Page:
But I have promises to keep
Every journey starts with a reason, an impetus for movement. Particularly in winter time when it’s all too easy to stay right where you are. When our race memory counsels the storing of warmth and stillness. The necessary torpor for the season.
But when there is a purpose for movement, for the expending of energy, then routine kicks in and we make the necessary preparations. We do what we need to, we tread our well-worn paths.
I’m lost in the darkness of an infinite, cold night. I don’t know how long I’ve been here or which direction to go in. I’m stood stock still and have been for quite a while.
The darkness isn’t one my eyes can get used to. It just is the darkness, the thing itself and I’m not frightened by it. Perplexed and rather suffocated; but no, not frightened.
I breathe in and feel sharp, chill air sting my throat. There’s a slightly acrid smell in the atmosphere that reminds me of my grandparents’ coal fire when I was a child.
I edge my left foot forward and feel a change of surface. The ground becomes less soft, stonier and more formed. With my hands in front of me, I begin walking.
Each journey starts with a reason, an impetus for movement.
“Memory is the residue of thought”, one of my lecturers used to quote at us regularly in our psychology seminars. It was from Daniel Willingham apparently, describing how children learn. But I always think there’s a step before that. That is, thought is the residue of action. We are creatures of repetitive activity. We just do, often without thinking.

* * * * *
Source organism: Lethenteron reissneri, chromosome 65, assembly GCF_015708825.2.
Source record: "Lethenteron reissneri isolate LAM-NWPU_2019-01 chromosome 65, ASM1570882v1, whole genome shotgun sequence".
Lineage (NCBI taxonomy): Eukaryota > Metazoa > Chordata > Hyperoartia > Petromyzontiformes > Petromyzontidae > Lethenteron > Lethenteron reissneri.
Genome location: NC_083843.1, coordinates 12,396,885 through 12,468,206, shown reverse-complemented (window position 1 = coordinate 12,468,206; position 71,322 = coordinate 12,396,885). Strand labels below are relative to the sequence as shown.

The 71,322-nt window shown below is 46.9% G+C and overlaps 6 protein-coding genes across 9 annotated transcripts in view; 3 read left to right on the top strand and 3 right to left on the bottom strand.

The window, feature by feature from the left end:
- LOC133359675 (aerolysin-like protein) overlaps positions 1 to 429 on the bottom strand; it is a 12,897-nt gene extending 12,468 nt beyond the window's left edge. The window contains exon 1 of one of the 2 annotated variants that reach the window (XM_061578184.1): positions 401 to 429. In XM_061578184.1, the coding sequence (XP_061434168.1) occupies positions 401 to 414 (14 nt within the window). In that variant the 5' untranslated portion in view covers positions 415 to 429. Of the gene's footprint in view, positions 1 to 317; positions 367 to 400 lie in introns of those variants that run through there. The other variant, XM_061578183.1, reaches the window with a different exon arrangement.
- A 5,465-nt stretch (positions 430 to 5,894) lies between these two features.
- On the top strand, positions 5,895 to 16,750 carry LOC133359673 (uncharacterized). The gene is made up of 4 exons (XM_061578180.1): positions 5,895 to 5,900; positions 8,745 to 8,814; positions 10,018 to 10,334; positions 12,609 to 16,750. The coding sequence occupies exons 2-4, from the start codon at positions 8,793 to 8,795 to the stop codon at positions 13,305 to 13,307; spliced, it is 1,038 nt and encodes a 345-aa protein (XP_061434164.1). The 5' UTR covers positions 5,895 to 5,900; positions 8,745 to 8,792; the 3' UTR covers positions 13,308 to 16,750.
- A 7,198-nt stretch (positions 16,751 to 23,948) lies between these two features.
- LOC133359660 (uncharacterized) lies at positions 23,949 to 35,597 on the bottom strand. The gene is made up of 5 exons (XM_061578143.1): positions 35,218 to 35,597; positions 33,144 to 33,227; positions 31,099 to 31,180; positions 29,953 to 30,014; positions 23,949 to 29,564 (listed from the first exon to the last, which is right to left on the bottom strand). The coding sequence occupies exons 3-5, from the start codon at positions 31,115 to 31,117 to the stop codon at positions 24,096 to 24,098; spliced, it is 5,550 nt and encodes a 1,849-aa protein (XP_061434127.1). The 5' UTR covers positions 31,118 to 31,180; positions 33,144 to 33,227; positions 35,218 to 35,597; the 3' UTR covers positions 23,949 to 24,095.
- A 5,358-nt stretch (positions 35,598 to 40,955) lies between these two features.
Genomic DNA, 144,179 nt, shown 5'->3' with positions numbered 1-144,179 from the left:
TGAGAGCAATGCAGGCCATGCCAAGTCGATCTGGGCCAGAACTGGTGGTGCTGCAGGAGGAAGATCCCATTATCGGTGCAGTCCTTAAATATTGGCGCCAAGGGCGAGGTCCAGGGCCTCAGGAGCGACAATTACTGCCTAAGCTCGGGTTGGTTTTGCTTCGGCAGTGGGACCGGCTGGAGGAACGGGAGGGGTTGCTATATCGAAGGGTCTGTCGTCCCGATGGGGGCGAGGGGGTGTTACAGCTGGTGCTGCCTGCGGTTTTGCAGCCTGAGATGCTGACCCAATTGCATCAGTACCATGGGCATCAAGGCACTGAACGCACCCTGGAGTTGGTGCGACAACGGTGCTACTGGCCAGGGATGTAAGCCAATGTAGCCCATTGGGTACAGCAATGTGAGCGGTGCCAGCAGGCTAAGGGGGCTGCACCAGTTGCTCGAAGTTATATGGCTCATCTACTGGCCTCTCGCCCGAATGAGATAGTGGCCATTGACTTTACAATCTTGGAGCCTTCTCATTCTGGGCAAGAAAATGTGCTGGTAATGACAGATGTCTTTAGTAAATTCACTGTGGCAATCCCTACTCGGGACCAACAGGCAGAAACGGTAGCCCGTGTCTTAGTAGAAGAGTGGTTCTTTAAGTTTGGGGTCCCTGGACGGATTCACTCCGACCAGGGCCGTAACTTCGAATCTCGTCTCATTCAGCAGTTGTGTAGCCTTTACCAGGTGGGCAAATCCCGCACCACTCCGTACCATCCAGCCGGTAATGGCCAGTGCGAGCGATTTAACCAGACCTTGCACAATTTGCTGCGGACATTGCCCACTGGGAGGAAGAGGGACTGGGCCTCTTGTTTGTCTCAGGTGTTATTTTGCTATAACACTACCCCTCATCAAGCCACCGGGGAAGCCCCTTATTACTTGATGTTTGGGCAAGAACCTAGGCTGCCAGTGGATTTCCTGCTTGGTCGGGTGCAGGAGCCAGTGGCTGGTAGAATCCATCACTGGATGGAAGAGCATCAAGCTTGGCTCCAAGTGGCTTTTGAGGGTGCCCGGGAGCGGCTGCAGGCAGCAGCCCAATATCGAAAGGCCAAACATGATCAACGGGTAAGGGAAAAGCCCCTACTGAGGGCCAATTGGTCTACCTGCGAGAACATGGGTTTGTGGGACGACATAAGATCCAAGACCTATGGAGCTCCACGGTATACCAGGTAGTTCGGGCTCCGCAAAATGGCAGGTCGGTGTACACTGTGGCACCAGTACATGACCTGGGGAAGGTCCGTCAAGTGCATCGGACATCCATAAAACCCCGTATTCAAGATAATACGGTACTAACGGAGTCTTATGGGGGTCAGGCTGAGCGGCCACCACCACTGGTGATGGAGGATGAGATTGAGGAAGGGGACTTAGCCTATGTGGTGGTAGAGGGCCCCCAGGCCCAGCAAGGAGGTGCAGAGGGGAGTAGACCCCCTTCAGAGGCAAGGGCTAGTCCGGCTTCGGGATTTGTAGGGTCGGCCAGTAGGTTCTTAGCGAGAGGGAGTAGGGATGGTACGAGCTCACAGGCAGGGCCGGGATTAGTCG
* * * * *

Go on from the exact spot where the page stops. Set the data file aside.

I open the garage door and I’m hoping the bike starts. I haven’t used if for at least two weeks, so there’s no certainty buoying up my hope. I put the key in the ignition and check it’s in neutral. I turn the other switch to run and then press the start button. The engine coughs a couple of times, then engages and the bike’s consequent roar, as always, makes me pleasantly jump.
Certain it’ll go now, I shut the garage door and I get on it. I’m already wearing my helmet, but I adjust my sunglasses and flex my hands in their gloves.
I kick up the stand, put my feet on the pegs and steer on to the road. The road that will eventually take me to the woods. The road that will eventually take me to her.
Walking has its own remembered rhythm. One foot in front of the other, legs striding and arms swinging. I’m not going particularly fast, but at least the darkness and the not knowing has become routine. I’ve always believed you can get used to anything and in any case, I have a reason to be walking.
The dark has almost a purple quality to it - a shifting colour at its edges. Occasionally, I shut my eyes to stop the darkness moving, but when I open them again, the shifting purple is still there.